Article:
With that said, and understanding how a pop-up works, you then need to choose the right pop-up approach. You’ll find some pop-ups are better aligned with your business than others, but that knowledge is usually gained through trial and error. If you’re using a CMS site such as WordPress, Joomla, or Drupal, you can test any/all of these approaches simply by installing plug-ins. With HTML, it become more difficult as you sort through different jQuery or JavaScript tools, but it’s not so difficult as to deter you. In the end, pop-ups are a great way to chip away at your pursuit of 30 percent growth.

On-enter Gated
Of all the annoying pop-ups, on-enter gated is the one I personally find the largest deterrent from continuing my engagement with a site. Figure 1 in the media player at right is an example is from JustFab.com, and their pop-up experience begins the moment you land. A pop-up first offers product options you must click through so they can build a profile of your style preferences. With that done, you complete the form shown in figure 1 before being allowed to continue your shopping experience. You cannot dismiss this pop-up without providing the required information. I suffered through this process only to be able to capture this screen shot, but I can tell you I have abandoned every other site that required me to log in to view their content. Similarly, I nearly always abandon a site that allowed me to read part of an article and then withheld the ending until I proffered my email address.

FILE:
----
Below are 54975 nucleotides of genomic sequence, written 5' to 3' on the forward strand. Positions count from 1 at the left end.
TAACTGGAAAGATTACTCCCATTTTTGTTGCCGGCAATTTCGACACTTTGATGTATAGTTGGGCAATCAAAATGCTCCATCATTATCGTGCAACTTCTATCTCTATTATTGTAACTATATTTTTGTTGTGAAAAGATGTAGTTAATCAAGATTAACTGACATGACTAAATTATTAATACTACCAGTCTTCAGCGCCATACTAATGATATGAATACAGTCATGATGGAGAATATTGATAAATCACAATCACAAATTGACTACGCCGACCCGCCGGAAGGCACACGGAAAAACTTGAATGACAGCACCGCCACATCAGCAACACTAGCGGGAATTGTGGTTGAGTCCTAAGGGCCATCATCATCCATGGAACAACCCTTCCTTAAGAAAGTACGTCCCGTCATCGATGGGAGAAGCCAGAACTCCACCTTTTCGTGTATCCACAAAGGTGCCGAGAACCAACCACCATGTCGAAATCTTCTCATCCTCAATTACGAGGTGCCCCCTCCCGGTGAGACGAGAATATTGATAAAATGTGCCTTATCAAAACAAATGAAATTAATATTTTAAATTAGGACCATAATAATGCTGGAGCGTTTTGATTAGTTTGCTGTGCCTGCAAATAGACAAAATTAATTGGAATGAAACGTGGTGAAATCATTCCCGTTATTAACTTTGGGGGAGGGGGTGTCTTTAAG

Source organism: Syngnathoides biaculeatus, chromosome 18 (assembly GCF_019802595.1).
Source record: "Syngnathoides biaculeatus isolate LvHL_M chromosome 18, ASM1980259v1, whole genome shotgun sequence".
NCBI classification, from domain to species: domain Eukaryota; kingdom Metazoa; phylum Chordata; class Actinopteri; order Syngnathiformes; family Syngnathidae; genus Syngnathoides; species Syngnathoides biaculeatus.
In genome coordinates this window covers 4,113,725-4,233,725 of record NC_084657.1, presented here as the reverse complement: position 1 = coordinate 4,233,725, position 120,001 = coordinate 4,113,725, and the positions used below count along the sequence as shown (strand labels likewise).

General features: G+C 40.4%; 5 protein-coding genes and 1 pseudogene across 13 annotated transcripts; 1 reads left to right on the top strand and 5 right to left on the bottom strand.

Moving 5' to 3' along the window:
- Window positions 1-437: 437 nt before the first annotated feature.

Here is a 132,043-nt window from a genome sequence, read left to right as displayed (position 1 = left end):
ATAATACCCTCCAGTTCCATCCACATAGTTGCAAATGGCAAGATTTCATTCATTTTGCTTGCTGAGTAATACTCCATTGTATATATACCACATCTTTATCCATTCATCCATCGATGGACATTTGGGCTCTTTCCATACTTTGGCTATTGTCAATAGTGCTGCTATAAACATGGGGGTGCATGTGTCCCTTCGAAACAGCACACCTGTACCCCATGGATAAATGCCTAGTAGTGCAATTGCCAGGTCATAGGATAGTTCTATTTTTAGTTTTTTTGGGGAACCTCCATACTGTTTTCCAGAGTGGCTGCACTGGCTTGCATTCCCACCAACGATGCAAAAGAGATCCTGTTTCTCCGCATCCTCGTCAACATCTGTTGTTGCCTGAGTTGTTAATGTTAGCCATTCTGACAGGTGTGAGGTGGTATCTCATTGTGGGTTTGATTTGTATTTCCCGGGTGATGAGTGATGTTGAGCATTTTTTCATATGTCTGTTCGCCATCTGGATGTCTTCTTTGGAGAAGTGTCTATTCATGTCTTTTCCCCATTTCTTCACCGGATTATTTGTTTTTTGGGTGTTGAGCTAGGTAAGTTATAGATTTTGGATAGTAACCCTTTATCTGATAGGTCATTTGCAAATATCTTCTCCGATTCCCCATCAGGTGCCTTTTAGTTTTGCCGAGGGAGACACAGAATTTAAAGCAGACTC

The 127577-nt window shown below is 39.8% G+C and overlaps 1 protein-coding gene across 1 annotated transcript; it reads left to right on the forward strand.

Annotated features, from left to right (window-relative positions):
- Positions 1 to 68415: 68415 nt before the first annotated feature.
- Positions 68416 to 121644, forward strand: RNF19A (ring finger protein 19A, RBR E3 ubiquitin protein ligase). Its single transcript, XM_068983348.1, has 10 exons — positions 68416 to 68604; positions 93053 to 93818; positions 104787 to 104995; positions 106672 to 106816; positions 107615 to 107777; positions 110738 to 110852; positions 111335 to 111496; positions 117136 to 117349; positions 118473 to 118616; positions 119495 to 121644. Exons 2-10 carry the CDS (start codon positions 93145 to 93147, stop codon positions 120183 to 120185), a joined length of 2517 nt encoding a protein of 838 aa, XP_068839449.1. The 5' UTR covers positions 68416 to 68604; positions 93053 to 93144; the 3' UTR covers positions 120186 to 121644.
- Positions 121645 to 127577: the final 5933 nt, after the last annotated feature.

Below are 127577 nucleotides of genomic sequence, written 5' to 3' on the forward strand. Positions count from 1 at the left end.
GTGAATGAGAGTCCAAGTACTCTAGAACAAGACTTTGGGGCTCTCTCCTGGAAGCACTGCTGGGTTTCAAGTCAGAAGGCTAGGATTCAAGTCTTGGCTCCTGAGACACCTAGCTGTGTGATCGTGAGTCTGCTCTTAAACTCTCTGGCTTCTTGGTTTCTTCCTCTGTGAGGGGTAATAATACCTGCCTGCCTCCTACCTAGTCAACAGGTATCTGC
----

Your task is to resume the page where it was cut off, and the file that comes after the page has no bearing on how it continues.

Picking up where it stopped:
On Enter
For me, pop-ups on enter like the one shown in figure 2, are far less annoying than on-enter gated. These pop-ups might display as soon as you land, after a period of time, or after you begin scrolling. These have a dismiss icon, so you can close the box without providing the information. If you choose this route, you’ll want to do some testing around the ideal time to let pass before displaying. I’ve found giving the reader 15 to 30 seconds to get a taste for the content produces better results. If you ask for their email address before they have determined the value of your site, you may scare them off.